- My contact lenses have the potential to become permanently lodged in my eye.
While it is true that a dry soft contact lens will stick to your eye’s surface, remoistening the lens with sterile saline or a multipurpose contact lens solution will get it moving again.
- A contact lens will become dislodged and be stuck behind my eye.
Nope! The conjunctiva, a thin membrane that covers the white of your eye and attaches to the inside of your eyelids, prevents a contact lens from becoming lost behind your eye.
- Contact lenses are a pain to wear.
This is not the case. Most people do not even notice they are wearing contact lenses after a brief adaptation time. Once the source of contact lens discomfort has been identified, a variety of discomfort solutions are available.
- I cannot wear contact lenses.
Yes, you certainly can! Contact lenses are now available to almost everyone, thanks to recent advancements in contact lens technology. For patients with presbyopia, there are a variety of bifocal contact lenses available. Astigmatism can be corrected with soft, rigid, or hybrid contact lenses. Custom contact lenses can correct even the most difficult prescriptions.
It is time to ask again if you have been informed you cannot wear contacts. You might be a better contact lens candidate than you think!
- Contact lenses are too much trouble to take care of.
Wrong! One bottle of contact lens solution does cleaning and disinfecting lenses easy. Or, you can choose to eliminate contact lens care by wearing daily disposable contact lenses.
- Wearing contact lenses causes eye problems.
Contact lens wear can indeed increase your risk of specific eye problems. But if you follow your eye doctor’s instructions regarding how to care for your lenses, how long to wear them, and how frequently you should replace them, wearing contact lenses is very safe.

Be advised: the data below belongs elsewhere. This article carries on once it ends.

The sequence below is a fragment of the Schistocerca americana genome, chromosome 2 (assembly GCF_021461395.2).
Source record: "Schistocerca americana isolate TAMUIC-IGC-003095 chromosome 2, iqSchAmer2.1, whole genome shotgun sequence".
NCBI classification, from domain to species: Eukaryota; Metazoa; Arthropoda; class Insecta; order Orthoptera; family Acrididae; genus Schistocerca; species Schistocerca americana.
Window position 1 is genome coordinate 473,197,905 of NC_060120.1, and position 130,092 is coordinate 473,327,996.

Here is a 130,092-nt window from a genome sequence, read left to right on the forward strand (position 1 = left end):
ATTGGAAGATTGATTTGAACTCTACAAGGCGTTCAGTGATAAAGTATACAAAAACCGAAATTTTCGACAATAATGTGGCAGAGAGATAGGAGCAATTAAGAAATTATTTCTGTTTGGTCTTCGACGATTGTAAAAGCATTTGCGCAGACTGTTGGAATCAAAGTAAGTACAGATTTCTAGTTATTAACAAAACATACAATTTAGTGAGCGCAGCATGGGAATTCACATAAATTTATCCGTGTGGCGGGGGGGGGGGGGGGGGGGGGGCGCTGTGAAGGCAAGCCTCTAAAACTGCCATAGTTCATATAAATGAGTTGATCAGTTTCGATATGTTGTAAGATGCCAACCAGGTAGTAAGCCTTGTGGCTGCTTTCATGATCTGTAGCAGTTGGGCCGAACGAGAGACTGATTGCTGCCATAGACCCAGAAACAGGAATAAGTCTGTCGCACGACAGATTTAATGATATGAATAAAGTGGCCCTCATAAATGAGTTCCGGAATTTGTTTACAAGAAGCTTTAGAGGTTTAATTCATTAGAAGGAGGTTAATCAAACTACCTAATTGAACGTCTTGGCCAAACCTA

- I would not be able to put them in my eyes.
Sure, you will succeed. Although it may appear complicated at first, your eye doctor will ensure that you understand how to put and remove your contacts before you leave their office. The majority of people learn to use contact lenses far faster than they expect!
- Contact lenses tend to fall out of my eye.
Old-fashioned hard contact lenses could occasionally pop out of a wearer’s eyes during sports or other activities. However, because today’s contacts, such as rigid gas permeable (GP) contacts, fit closer to the eye, it is extremely rare for a contact lens to fall out of a wearer’s eye without warning.
- The cost of contact lenses is prohibitively high.
This is not the case. Contact lenses can be less expensive than a good pair of glasses in some cases. Even once-expensive daily disposable contact lenses can now be availed for as little as a dollar per day.
- Contact lenses are not for me because I am too old.
Who’s to say? With the introduction of multifocal contact lenses and a variety of novel dry eye contacts, being old is no longer a barrier to successful contact lens wear. If you ask your eye doctor if you are a good candidate for contact lenses, you could be surprised by the answer.